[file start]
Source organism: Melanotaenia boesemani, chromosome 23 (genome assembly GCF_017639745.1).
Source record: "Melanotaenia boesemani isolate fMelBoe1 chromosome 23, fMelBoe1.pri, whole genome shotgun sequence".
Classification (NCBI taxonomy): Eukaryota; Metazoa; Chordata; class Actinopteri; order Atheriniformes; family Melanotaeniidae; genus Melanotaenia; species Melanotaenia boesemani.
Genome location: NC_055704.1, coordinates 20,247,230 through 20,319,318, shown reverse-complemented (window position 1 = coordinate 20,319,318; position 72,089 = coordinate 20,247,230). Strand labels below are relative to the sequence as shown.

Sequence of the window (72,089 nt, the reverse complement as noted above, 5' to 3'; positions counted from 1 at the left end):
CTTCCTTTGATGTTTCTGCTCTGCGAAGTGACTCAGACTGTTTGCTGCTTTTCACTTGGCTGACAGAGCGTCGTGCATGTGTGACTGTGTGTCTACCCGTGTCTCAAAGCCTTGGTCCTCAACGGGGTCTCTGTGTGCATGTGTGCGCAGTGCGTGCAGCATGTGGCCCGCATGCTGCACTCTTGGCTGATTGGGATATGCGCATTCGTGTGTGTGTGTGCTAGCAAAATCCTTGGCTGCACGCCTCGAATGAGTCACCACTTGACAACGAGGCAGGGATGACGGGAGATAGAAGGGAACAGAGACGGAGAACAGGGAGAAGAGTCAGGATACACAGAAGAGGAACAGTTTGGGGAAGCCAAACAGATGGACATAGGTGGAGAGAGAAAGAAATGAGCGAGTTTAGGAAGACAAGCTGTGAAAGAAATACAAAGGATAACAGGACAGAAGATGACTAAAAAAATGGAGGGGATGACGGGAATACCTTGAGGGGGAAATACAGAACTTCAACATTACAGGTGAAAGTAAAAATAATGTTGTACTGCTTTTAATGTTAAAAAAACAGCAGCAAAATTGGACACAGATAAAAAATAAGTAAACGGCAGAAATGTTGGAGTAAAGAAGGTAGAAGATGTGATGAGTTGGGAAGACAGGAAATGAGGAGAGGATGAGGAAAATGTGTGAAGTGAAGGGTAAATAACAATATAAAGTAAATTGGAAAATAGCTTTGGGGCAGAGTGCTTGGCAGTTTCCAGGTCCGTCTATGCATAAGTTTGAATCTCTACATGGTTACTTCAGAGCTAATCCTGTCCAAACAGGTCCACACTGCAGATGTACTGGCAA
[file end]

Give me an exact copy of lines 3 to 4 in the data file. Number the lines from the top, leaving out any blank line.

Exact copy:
Classification (NCBI taxonomy): Eukaryota; Metazoa; Chordata; class Actinopteri; order Atheriniformes; family Melanotaeniidae; genus Melanotaenia; species Melanotaenia boesemani.
Genome location: NC_055704.1, coordinates 20,247,230 through 20,319,318, shown reverse-complemented (window position 1 = coordinate 20,319,318; position 72,089 = coordinate 20,247,230). Strand labels below are relative to the sequence as shown.